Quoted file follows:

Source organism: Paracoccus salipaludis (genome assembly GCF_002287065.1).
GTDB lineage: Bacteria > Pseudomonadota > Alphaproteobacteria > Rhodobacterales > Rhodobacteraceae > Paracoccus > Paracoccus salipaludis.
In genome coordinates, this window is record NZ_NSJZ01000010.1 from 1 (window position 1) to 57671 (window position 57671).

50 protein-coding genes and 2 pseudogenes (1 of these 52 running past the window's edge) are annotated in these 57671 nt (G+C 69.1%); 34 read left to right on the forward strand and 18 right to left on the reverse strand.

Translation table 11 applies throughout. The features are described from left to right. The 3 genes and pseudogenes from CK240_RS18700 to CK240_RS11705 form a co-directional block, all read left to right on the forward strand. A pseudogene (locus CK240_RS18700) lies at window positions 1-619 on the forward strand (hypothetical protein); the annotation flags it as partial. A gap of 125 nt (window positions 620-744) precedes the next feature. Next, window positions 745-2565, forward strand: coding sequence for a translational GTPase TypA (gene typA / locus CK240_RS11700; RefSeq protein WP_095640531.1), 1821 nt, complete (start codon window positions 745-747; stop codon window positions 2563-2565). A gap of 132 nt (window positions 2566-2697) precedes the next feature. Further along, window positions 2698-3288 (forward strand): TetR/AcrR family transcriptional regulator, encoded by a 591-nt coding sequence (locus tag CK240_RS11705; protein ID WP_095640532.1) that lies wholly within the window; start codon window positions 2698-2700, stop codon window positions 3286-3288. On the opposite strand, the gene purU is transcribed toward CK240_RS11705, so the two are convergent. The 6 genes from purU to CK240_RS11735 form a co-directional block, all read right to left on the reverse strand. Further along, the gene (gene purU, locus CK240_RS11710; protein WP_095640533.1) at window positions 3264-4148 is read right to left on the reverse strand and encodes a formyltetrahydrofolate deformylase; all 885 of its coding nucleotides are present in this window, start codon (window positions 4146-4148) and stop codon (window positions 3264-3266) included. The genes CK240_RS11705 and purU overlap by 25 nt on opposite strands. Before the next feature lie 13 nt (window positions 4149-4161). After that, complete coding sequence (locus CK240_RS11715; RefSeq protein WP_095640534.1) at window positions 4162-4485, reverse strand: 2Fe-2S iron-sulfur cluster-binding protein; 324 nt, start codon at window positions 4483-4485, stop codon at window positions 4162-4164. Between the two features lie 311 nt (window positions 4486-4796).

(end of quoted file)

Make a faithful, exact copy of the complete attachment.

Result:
Source organism: Paracoccus salipaludis (genome assembly GCF_002287065.1).
GTDB lineage: Bacteria > Pseudomonadota > Alphaproteobacteria > Rhodobacterales > Rhodobacteraceae > Paracoccus > Paracoccus salipaludis.
In genome coordinates, this window is record NZ_NSJZ01000010.1 from 1 (window position 1) to 57671 (window position 57671).

50 protein-coding genes and 2 pseudogenes (1 of these 52 running past the window's edge) are annotated in these 57671 nt (G+C 69.1%); 34 read left to right on the forward strand and 18 right to left on the reverse strand.

Translation table 11 applies throughout. The features are described from left to right. The 3 genes and pseudogenes from CK240_RS18700 to CK240_RS11705 form a co-directional block, all read left to right on the forward strand. A pseudogene (locus CK240_RS18700) lies at window positions 1-619 on the forward strand (hypothetical protein); the annotation flags it as partial. A gap of 125 nt (window positions 620-744) precedes the next feature. Next, window positions 745-2565, forward strand: coding sequence for a translational GTPase TypA (gene typA / locus CK240_RS11700; RefSeq protein WP_095640531.1), 1821 nt, complete (start codon window positions 745-747; stop codon window positions 2563-2565). A gap of 132 nt (window positions 2566-2697) precedes the next feature. Further along, window positions 2698-3288 (forward strand): TetR/AcrR family transcriptional regulator, encoded by a 591-nt coding sequence (locus tag CK240_RS11705; protein ID WP_095640532.1) that lies wholly within the window; start codon window positions 2698-2700, stop codon window positions 3286-3288. On the opposite strand, the gene purU is transcribed toward CK240_RS11705, so the two are convergent. The 6 genes from purU to CK240_RS11735 form a co-directional block, all read right to left on the reverse strand. Further along, the gene (gene purU, locus CK240_RS11710; protein WP_095640533.1) at window positions 3264-4148 is read right to left on the reverse strand and encodes a formyltetrahydrofolate deformylase; all 885 of its coding nucleotides are present in this window, start codon (window positions 4146-4148) and stop codon (window positions 3264-3266) included. The genes CK240_RS11705 and purU overlap by 25 nt on opposite strands. Before the next feature lie 13 nt (window positions 4149-4161). After that, complete coding sequence (locus CK240_RS11715; RefSeq protein WP_095640534.1) at window positions 4162-4485, reverse strand: 2Fe-2S iron-sulfur cluster-binding protein; 324 nt, start codon at window positions 4483-4485, stop codon at window positions 4162-4164. Between the two features lie 311 nt (window positions 4486-4796).